Part 1 | Part 2
As soon as you mention big arms, the biceps are the first thing most people think of. While it's true that to have huge guns the triceps should not be ignored since they make up more arm size, you have to have fully developed biceps to really stretch the tape.
Most people love to train biceps, flexing their arms with pride at the end of every set, yet not always seeing the kind of results they want to see. This article will tell you how to get the results you want from your biceps training.
It's important to know the function of the muscle you're training in order to design a routine that properly works that muscle. The biceps is properly known as the biceps brachii and is a two headed muscle.
This muscle has two functions:
- Flexion—the action of bringing the arm up to the shoulder
- Supination—the action of twisting the wrist, or turning the thumbs away from the body
The brachialis is a small muscle which lies just beneath the biceps. It is not really a part of the bicep muscle but is included in the discussion because an untrained brachialis muscle can add up to an inch to your current arm size. How cool is that?
We're going to be using two routines because many bodybuilders stick to the same routine long after its stopped working. Research shows that 4-6 weeks is the most you want to spend on a routine, then it is time to change. Otherwise you hit a plateau and stop getting results.
You can use these two routines one of two ways—either do the first routine straight through for 4-6 weeks then go to Routine 2, or switch between the two each week (do Routine 1 for 1 week and Routine 2 for the next week).
Also, try to add weight to your exercises every week, even if it's just 2 1/2 lbs. Adding weight consistently is essential for growth.
The First Routine
Exercise 1. EZ-Bar Curl
2 working sets
These are done seated with your back braced to prevent cheating; you can also do this leaning against a wall. By doing them this way, your biceps do the work as opposed to your back and legs if your form is less than perfect.
This makes sense, why bother to do an exercise if it's not working the intended muscle? How do you expect to see results from exercises performed that way? Do it with your back and legs out of it and you'll feel the difference. The choice of bars: straight or EZ, is up to you. The EZ-bar is easier on the wrists and is also great for triceps work.
Exercise 2. Incline Dumbbell Curl
To perform this exercise, start with your palms facing towards your legs when holding the dumbbells. As you curl up, twist the thumbs away from the body, as you lower; twist the thumbs back towards the body.
Exercise 3. Hammer Curls
Do these by holding the dumbbell like a hammer, then curl up to the opposite shoulder.
Exercise 4. Standing Biceps Cable Curl
Done seated or kneeling with arms across a flat bench- 2 sets. These will keep constant tension on the muscle from start to finish.
Do 6-8 reps to failure, extend the sets by using r/p, partials or forced reps. Always get 2 more, whether they are partials, forced, or whatever. Drop sets, which I love, may not work well here unless you have the resources for them. If so, by all means use those!
The Second Routine
Exercise 1. Alternate Incline Dumbbell Curls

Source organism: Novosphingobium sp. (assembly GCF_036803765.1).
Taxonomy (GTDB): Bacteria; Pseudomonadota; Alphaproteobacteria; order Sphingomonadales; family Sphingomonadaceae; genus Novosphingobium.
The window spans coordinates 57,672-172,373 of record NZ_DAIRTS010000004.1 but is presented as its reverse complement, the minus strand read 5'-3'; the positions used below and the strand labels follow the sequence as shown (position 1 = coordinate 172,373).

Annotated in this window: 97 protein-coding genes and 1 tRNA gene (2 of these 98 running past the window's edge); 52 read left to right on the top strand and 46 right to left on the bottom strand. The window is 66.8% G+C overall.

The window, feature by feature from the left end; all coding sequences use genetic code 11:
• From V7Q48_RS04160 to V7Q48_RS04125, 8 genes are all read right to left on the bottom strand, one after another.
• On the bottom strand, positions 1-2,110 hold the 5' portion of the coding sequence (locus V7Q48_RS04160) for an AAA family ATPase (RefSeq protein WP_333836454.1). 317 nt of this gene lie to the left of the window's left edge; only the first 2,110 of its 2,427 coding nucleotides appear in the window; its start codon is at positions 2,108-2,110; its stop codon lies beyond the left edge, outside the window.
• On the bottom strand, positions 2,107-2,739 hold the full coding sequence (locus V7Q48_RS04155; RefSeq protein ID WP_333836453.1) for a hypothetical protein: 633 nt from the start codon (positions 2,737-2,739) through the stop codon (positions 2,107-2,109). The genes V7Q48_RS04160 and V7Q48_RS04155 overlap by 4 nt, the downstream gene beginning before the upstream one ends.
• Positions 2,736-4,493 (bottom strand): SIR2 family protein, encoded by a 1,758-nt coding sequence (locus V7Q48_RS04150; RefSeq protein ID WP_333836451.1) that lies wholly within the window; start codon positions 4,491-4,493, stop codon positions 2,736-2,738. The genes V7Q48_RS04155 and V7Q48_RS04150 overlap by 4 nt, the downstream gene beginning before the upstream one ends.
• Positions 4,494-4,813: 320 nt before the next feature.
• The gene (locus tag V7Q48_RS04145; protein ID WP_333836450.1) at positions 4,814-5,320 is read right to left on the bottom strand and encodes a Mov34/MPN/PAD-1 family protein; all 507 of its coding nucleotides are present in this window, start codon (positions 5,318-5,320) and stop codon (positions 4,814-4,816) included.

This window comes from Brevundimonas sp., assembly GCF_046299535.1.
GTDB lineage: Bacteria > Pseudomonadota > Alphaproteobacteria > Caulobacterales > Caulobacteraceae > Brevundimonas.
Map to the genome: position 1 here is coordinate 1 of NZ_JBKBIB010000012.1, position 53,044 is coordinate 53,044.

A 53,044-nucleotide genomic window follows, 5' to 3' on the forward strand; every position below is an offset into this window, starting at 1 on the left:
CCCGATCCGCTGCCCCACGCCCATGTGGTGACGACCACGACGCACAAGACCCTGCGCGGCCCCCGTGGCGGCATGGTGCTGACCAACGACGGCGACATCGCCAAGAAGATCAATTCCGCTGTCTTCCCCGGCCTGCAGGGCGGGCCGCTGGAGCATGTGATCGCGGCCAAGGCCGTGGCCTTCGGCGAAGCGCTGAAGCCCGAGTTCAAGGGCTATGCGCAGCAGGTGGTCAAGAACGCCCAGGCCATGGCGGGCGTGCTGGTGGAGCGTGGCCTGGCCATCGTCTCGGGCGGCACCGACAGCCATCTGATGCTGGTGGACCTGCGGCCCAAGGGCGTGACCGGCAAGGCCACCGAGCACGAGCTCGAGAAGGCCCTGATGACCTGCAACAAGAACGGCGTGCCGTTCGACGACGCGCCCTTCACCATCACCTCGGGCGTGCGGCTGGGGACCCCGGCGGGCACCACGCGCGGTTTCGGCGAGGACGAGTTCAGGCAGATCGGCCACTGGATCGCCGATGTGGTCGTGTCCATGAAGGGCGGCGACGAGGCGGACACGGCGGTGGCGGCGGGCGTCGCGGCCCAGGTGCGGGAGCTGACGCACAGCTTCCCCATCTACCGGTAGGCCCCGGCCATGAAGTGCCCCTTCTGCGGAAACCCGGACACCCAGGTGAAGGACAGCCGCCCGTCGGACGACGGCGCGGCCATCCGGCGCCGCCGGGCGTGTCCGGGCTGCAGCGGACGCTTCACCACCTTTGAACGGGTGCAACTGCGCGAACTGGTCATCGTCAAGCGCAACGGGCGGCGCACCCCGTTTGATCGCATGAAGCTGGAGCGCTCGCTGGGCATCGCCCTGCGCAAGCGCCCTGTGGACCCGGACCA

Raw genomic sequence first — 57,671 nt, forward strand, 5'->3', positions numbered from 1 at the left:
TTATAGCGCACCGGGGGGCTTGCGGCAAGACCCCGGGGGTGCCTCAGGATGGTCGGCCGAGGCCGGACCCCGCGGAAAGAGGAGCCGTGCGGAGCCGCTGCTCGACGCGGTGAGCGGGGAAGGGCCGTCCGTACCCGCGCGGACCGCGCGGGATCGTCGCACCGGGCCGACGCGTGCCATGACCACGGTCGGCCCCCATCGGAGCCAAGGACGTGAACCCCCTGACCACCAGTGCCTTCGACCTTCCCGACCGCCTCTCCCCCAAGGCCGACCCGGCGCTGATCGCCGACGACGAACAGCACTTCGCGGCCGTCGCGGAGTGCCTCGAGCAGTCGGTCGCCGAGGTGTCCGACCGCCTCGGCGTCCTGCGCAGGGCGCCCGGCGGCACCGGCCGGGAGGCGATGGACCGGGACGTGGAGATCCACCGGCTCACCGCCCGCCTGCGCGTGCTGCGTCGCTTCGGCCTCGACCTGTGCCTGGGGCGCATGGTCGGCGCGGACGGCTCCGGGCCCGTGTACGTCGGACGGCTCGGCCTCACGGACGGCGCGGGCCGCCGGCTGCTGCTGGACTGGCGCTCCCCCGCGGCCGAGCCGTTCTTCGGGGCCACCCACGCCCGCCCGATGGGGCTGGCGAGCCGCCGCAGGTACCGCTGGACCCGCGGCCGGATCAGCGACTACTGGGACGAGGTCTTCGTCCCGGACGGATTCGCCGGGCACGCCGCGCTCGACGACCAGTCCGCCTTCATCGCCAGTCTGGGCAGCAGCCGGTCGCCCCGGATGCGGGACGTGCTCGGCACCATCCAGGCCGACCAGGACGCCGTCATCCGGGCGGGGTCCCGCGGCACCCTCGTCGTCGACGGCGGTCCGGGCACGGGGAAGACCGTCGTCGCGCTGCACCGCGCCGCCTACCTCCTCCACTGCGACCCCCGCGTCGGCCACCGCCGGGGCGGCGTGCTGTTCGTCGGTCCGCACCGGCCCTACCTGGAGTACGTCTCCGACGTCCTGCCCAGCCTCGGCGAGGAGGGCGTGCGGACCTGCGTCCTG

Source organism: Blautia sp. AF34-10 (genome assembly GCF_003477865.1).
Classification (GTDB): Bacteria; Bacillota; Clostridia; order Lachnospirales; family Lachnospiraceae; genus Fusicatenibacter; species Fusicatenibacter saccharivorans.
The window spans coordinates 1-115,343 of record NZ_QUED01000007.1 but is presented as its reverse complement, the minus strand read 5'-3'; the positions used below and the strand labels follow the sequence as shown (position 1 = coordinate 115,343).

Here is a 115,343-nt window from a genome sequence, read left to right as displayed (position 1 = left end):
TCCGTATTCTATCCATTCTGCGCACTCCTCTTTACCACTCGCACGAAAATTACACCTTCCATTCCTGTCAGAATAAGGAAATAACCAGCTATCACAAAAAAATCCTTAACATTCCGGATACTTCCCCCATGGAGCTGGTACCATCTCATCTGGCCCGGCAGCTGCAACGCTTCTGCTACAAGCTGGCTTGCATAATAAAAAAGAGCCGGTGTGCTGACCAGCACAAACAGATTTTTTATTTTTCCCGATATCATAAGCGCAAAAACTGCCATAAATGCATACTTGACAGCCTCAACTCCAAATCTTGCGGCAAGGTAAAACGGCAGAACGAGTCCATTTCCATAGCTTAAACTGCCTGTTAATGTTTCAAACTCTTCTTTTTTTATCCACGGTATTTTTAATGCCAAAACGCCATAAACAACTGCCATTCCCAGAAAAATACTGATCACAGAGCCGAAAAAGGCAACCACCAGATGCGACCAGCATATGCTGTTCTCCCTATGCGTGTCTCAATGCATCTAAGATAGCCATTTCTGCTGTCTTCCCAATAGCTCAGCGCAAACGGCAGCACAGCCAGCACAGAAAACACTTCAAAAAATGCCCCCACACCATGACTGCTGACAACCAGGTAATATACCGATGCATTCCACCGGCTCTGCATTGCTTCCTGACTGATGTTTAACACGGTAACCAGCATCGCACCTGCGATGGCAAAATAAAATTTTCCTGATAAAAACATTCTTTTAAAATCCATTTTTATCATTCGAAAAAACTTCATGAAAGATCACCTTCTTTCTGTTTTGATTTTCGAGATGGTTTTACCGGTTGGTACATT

2-3 sets of 6-8 reps
Exercise 2. Barbell Curl
2 sets of 7 reps
Do these with no momentum until the very end (2 or 3 controlled cheat reps are ok). These are done by doing the curl from the start position to halfway up, then back down for 7 reps, from halfway up to the top then back down to the halfway point for 7 reps and finally doing the complete curl for 7 reps. Don't wus out on the weight either, make it heavy so those last 7 take everything you've got!
Many bodybuilders that have problems with biceps development do so because they aren't using good form; they are attempting to do curls with a weight that is to heavy. So here you have someone, jerking the weight up with everything except the biceps and then failing to control it on the way down.
Why This Routine
What's the point of a rep like that? Yes, controlled cheating at the end of a set does have it's place but proper rep performance of any exercise for any muscle is extremely important. This means you have to be able to feel it in the target muscle, getting a good contraction every time.
Also, be sure to use a weight heavy enough to allow you to fail at the listed number of reps. Heavy weight, lifted correctly, builds muscle.
When performing bicep exercises, always keep your elbows in close to your sides, raise the weight slow enough to be able to feel it in your biceps, then lower the weight slowly (don't just drop it).
Rep tempo is also important - here I'm talking more about lowering the weight slowly. The thing to remember here is about tempo, it's not a race to see who can lift the fastest. Think 3-5 seconds up and the same down.
In most free weight curls, you lose the resistance at the top of the movement, most people flex hard at the top in an attempt to compensate for this. It might be better not to bring the weight up to that point but rather bring up to the point just before you lose the resistance, this will keep the muscle under more tension.
Don't lower to a dead stop either, keep the reps going, make it feel like one long rep, with constant tension the whole way through.
Everyone seems to work biceps after the back since the biceps are involved in all back exercises. It may make more sense to not train arms with the back because the back work directly hits biceps, fatiguing them before you actually start arm work. This means you can't hit your biceps as hard as you could if you trained them separately.
Train them away from back and you'll train with more intensity and more weight with better results.